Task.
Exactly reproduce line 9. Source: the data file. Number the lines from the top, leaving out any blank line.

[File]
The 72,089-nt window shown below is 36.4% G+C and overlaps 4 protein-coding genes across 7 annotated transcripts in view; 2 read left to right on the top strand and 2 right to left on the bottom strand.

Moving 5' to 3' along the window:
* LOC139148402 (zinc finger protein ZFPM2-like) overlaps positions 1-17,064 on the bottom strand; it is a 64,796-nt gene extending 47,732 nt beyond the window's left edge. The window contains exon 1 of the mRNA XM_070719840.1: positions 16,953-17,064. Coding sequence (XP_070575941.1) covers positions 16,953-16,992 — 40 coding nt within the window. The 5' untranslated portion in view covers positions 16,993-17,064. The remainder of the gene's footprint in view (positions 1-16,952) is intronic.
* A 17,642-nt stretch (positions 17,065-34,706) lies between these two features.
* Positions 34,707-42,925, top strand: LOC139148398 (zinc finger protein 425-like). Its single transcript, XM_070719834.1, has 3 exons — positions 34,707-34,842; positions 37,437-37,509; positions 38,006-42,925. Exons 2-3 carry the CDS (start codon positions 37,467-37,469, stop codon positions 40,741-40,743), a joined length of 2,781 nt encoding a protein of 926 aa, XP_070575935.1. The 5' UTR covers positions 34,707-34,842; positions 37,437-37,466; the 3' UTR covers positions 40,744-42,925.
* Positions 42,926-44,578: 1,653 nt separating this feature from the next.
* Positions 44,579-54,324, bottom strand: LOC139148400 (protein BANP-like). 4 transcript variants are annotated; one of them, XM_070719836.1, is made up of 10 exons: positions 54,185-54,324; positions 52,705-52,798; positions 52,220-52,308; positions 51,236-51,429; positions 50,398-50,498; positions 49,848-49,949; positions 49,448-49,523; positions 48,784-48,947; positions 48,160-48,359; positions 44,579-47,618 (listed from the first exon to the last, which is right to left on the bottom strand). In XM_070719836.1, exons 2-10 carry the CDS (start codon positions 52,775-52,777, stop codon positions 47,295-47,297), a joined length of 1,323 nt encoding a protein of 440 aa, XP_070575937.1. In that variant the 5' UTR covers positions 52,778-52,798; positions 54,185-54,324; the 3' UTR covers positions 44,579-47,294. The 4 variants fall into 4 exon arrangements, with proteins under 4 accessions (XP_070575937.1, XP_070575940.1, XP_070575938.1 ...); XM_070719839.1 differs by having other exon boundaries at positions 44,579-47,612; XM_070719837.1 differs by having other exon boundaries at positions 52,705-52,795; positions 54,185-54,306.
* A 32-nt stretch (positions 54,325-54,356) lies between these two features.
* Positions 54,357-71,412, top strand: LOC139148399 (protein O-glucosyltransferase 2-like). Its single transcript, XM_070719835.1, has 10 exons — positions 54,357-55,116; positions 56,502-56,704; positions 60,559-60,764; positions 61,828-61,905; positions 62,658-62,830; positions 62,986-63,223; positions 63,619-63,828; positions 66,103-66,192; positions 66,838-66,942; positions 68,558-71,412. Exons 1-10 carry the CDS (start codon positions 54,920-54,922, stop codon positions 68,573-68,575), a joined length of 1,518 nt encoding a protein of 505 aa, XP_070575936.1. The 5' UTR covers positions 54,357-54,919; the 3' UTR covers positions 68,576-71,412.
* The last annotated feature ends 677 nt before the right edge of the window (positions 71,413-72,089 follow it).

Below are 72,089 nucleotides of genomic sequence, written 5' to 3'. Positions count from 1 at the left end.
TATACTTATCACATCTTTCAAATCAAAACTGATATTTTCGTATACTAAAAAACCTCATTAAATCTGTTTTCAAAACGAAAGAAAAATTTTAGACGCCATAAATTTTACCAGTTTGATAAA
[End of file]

* Positions 54,357-71,412, top strand: LOC139148399 (protein O-glucosyltransferase 2-like). Its single transcript, XM_070719835.1, has 10 exons — positions 54,357-55,116; positions 56,502-56,704; positions 60,559-60,764; positions 61,828-61,905; positions 62,658-62,830; positions 62,986-63,223; positions 63,619-63,828; positions 66,103-66,192; positions 66,838-66,942; positions 68,558-71,412. Exons 1-10 carry the CDS (start codon positions 54,920-54,922, stop codon positions 68,573-68,575), a joined length of 1,518 nt encoding a protein of 505 aa, XP_070575936.1. The 5' UTR covers positions 54,357-54,919; the 3' UTR covers positions 68,576-71,412.